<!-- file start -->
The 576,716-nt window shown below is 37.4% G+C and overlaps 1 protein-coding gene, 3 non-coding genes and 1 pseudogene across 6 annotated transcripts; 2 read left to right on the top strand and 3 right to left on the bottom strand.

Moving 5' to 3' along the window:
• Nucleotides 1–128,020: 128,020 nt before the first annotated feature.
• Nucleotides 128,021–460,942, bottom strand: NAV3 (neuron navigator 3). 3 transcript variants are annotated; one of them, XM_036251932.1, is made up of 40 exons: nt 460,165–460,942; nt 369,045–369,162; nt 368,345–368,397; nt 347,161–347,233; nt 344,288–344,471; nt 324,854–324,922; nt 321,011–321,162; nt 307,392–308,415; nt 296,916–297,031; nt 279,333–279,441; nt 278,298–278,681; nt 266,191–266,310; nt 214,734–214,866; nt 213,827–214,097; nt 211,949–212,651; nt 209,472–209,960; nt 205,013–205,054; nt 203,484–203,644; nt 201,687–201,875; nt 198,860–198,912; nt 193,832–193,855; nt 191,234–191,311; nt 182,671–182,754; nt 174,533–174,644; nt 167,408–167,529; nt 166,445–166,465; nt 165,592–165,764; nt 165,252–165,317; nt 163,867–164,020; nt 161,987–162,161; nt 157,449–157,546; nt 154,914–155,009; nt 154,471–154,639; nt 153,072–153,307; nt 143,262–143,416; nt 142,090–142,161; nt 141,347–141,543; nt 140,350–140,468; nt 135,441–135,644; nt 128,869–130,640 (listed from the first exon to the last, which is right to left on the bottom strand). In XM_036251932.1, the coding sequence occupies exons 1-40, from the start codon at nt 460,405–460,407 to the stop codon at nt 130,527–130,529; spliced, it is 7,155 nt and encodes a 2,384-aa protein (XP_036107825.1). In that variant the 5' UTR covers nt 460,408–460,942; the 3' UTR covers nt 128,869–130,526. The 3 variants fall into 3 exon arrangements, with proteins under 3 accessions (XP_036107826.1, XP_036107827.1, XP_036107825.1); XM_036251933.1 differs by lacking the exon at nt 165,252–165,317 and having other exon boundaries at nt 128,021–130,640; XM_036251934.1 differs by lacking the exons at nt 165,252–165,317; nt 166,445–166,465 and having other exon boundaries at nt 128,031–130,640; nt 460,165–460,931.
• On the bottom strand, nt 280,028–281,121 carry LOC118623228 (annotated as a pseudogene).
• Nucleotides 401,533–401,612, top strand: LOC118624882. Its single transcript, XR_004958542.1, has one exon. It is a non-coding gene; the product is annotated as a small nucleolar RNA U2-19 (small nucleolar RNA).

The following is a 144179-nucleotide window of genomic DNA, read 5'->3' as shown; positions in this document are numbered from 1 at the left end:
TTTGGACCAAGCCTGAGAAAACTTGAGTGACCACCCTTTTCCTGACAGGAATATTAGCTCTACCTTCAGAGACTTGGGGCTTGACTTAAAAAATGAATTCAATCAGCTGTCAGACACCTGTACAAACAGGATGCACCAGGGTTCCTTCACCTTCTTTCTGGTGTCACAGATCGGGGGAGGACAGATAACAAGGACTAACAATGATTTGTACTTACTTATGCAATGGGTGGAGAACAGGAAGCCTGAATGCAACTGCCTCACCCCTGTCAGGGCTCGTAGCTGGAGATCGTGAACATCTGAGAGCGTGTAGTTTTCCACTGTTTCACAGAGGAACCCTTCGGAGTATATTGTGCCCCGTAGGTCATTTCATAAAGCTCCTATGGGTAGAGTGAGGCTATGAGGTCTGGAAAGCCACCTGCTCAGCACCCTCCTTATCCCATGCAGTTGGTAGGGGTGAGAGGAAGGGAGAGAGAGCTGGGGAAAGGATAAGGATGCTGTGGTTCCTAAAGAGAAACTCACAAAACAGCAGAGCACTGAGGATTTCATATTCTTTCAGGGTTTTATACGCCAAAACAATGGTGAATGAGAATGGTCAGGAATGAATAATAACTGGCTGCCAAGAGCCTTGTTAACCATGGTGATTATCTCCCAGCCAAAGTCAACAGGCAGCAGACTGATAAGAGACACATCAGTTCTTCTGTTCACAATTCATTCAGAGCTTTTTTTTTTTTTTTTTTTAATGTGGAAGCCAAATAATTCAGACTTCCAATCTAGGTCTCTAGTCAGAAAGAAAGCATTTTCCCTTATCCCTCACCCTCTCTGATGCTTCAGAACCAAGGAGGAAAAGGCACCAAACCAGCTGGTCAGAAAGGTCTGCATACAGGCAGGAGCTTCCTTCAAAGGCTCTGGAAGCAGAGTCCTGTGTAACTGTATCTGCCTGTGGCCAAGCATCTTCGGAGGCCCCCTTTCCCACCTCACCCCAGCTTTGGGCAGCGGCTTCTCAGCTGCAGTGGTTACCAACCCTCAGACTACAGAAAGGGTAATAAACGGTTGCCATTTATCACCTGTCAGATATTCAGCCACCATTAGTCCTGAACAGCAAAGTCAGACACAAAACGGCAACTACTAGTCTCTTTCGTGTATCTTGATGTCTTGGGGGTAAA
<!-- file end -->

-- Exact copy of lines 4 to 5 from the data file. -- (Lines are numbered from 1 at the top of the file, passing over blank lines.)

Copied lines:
• Nucleotides 128,021–460,942, bottom strand: NAV3 (neuron navigator 3). 3 transcript variants are annotated; one of them, XM_036251932.1, is made up of 40 exons: nt 460,165–460,942; nt 369,045–369,162; nt 368,345–368,397; nt 347,161–347,233; nt 344,288–344,471; nt 324,854–324,922; nt 321,011–321,162; nt 307,392–308,415; nt 296,916–297,031; nt 279,333–279,441; nt 278,298–278,681; nt 266,191–266,310; nt 214,734–214,866; nt 213,827–214,097; nt 211,949–212,651; nt 209,472–209,960; nt 205,013–205,054; nt 203,484–203,644; nt 201,687–201,875; nt 198,860–198,912; nt 193,832–193,855; nt 191,234–191,311; nt 182,671–182,754; nt 174,533–174,644; nt 167,408–167,529; nt 166,445–166,465; nt 165,592–165,764; nt 165,252–165,317; nt 163,867–164,020; nt 161,987–162,161; nt 157,449–157,546; nt 154,914–155,009; nt 154,471–154,639; nt 153,072–153,307; nt 143,262–143,416; nt 142,090–142,161; nt 141,347–141,543; nt 140,350–140,468; nt 135,441–135,644; nt 128,869–130,640 (listed from the first exon to the last, which is right to left on the bottom strand). In XM_036251932.1, the coding sequence occupies exons 1-40, from the start codon at nt 460,405–460,407 to the stop codon at nt 130,527–130,529; spliced, it is 7,155 nt and encodes a 2,384-aa protein (XP_036107825.1). In that variant the 5' UTR covers nt 460,408–460,942; the 3' UTR covers nt 128,869–130,526. The 3 variants fall into 3 exon arrangements, with proteins under 3 accessions (XP_036107826.1, XP_036107827.1, XP_036107825.1); XM_036251933.1 differs by lacking the exon at nt 165,252–165,317 and having other exon boundaries at nt 128,021–130,640; XM_036251934.1 differs by lacking the exons at nt 165,252–165,317; nt 166,445–166,465 and having other exon boundaries at nt 128,031–130,640; nt 460,165–460,931.
• On the bottom strand, nt 280,028–281,121 carry LOC118623228 (annotated as a pseudogene).